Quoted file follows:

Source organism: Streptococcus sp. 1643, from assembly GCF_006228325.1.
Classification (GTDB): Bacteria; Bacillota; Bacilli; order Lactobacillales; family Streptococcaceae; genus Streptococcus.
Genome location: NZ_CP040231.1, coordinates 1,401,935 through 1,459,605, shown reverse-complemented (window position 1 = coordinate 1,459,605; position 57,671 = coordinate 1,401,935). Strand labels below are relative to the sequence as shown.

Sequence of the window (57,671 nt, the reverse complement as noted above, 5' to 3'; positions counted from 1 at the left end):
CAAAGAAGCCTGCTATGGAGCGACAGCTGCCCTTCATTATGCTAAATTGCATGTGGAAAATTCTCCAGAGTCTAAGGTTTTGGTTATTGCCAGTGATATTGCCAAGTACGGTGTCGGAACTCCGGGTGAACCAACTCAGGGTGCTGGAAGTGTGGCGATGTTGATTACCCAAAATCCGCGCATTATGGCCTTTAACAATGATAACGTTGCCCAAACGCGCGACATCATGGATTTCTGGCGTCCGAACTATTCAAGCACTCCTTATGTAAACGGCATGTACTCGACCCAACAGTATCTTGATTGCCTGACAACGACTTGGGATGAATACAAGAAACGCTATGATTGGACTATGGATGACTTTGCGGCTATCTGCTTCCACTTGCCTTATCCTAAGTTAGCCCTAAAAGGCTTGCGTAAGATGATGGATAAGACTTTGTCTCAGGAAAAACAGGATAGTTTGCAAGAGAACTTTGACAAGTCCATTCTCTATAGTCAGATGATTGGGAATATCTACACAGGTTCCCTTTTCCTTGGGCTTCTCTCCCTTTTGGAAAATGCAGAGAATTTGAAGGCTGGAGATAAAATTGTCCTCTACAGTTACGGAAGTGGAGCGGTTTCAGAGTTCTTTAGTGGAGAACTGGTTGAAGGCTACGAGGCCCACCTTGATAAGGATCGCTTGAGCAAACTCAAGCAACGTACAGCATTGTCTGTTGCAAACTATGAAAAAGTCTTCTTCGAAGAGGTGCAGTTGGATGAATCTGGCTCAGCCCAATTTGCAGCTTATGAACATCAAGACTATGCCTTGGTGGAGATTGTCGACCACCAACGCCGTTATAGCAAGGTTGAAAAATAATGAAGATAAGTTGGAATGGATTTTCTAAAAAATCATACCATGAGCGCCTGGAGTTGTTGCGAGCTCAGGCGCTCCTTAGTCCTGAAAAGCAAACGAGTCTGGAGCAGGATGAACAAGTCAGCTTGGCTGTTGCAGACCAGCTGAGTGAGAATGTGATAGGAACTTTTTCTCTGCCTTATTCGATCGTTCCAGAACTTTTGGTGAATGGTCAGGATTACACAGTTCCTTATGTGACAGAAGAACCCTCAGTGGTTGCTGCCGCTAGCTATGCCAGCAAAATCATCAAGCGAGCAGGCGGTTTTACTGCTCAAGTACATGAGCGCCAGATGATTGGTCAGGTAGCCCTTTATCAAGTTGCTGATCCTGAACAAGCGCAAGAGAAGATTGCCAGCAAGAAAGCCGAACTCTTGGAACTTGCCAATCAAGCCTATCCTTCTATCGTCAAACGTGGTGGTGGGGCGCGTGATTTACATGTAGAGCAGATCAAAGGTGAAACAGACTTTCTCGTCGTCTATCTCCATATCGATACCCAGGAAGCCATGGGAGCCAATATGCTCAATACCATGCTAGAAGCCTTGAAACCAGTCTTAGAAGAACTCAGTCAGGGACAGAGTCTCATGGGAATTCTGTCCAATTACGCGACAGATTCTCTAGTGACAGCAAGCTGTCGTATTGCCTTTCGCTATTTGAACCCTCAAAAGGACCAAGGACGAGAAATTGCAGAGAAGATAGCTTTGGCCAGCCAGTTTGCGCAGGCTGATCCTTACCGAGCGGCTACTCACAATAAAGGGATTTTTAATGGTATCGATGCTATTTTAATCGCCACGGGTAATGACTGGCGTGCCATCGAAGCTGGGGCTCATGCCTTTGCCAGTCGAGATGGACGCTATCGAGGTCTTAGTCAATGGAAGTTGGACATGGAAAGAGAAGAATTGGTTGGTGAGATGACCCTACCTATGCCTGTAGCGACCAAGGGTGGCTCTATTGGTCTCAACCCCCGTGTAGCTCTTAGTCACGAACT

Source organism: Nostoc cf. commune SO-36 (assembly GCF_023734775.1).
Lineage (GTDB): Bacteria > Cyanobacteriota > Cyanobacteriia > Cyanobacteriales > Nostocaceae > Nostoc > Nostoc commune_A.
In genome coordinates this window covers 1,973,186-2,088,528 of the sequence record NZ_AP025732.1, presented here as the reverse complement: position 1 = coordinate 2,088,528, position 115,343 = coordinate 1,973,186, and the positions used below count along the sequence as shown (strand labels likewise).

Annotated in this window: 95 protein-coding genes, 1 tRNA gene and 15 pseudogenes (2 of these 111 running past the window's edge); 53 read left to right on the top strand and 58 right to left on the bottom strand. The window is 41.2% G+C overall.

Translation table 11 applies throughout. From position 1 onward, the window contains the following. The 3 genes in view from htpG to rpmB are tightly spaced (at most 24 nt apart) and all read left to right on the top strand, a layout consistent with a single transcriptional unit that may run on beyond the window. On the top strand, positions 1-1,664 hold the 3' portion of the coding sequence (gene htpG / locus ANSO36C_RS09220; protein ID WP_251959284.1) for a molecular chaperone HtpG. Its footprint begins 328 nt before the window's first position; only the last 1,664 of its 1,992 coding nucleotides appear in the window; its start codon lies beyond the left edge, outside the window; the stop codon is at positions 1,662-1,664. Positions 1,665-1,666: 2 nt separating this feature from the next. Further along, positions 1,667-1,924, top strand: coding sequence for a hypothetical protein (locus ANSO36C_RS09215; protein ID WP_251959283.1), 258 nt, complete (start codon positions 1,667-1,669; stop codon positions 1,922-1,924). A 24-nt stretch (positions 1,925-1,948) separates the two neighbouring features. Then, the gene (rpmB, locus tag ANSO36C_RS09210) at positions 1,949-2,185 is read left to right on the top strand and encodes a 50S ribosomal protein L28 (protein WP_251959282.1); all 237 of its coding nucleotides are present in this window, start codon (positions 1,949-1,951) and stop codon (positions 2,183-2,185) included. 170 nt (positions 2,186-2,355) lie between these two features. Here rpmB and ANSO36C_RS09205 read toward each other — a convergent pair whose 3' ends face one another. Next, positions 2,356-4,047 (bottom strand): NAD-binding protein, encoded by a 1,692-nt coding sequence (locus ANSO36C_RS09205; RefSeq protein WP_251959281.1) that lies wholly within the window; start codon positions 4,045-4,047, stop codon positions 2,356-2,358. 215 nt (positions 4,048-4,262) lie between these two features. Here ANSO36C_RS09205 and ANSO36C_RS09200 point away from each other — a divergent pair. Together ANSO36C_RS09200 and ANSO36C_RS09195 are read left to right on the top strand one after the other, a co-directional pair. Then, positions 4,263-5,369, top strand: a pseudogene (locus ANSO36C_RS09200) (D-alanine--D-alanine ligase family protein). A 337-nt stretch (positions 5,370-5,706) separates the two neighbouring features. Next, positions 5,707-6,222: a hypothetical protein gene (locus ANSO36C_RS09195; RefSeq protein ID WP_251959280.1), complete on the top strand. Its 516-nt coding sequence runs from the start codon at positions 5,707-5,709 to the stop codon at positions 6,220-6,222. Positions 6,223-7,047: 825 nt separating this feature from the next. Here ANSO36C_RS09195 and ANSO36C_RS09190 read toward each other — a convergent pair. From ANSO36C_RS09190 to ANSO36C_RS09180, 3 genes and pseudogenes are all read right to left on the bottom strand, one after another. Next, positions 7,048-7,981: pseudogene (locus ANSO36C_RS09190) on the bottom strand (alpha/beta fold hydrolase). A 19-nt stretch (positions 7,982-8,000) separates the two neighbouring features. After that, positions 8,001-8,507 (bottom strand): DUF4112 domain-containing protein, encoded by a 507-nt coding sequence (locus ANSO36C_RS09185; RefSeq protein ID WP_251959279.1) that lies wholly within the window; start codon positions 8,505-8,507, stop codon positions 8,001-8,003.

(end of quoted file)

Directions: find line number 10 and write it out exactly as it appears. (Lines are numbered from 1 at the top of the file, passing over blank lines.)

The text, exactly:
Translation table 11 applies throughout. From position 1 onward, the window contains the following. The 3 genes in view from htpG to rpmB are tightly spaced (at most 24 nt apart) and all read left to right on the top strand, a layout consistent with a single transcriptional unit that may run on beyond the window. On the top strand, positions 1-1,664 hold the 3' portion of the coding sequence (gene htpG / locus ANSO36C_RS09220; protein ID WP_251959284.1) for a molecular chaperone HtpG. Its footprint begins 328 nt before the window's first position; only the last 1,664 of its 1,992 coding nucleotides appear in the window; its start codon lies beyond the left edge, outside the window; the stop codon is at positions 1,662-1,664. Positions 1,665-1,666: 2 nt separating this feature from the next. Further along, positions 1,667-1,924, top strand: coding sequence for a hypothetical protein (locus ANSO36C_RS09215; protein ID WP_251959283.1), 258 nt, complete (start codon positions 1,667-1,669; stop codon positions 1,922-1,924). A 24-nt stretch (positions 1,925-1,948) separates the two neighbouring features. Then, the gene (rpmB, locus tag ANSO36C_RS09210) at positions 1,949-2,185 is read left to right on the top strand and encodes a 50S ribosomal protein L28 (protein WP_251959282.1); all 237 of its coding nucleotides are present in this window, start codon (positions 1,949-1,951) and stop codon (positions 2,183-2,185) included. 170 nt (positions 2,186-2,355) lie between these two features. Here rpmB and ANSO36C_RS09205 read toward each other — a convergent pair whose 3' ends face one another. Next, positions 2,356-4,047 (bottom strand): NAD-binding protein, encoded by a 1,692-nt coding sequence (locus ANSO36C_RS09205; RefSeq protein WP_251959281.1) that lies wholly within the window; start codon positions 4,045-4,047, stop codon positions 2,356-2,358. 215 nt (positions 4,048-4,262) lie between these two features. Here ANSO36C_RS09205 and ANSO36C_RS09200 point away from each other — a divergent pair. Together ANSO36C_RS09200 and ANSO36C_RS09195 are read left to right on the top strand one after the other, a co-directional pair. Then, positions 4,263-5,369, top strand: a pseudogene (locus ANSO36C_RS09200) (D-alanine--D-alanine ligase family protein). A 337-nt stretch (positions 5,370-5,706) separates the two neighbouring features. Next, positions 5,707-6,222: a hypothetical protein gene (locus ANSO36C_RS09195; RefSeq protein ID WP_251959280.1), complete on the top strand. Its 516-nt coding sequence runs from the start codon at positions 5,707-5,709 to the stop codon at positions 6,220-6,222. Positions 6,223-7,047: 825 nt separating this feature from the next. Here ANSO36C_RS09195 and ANSO36C_RS09190 read toward each other — a convergent pair. From ANSO36C_RS09190 to ANSO36C_RS09180, 3 genes and pseudogenes are all read right to left on the bottom strand, one after another. Next, positions 7,048-7,981: pseudogene (locus ANSO36C_RS09190) on the bottom strand (alpha/beta fold hydrolase). A 19-nt stretch (positions 7,982-8,000) separates the two neighbouring features. After that, positions 8,001-8,507 (bottom strand): DUF4112 domain-containing protein, encoded by a 507-nt coding sequence (locus ANSO36C_RS09185; RefSeq protein ID WP_251959279.1) that lies wholly within the window; start codon positions 8,505-8,507, stop codon positions 8,001-8,003.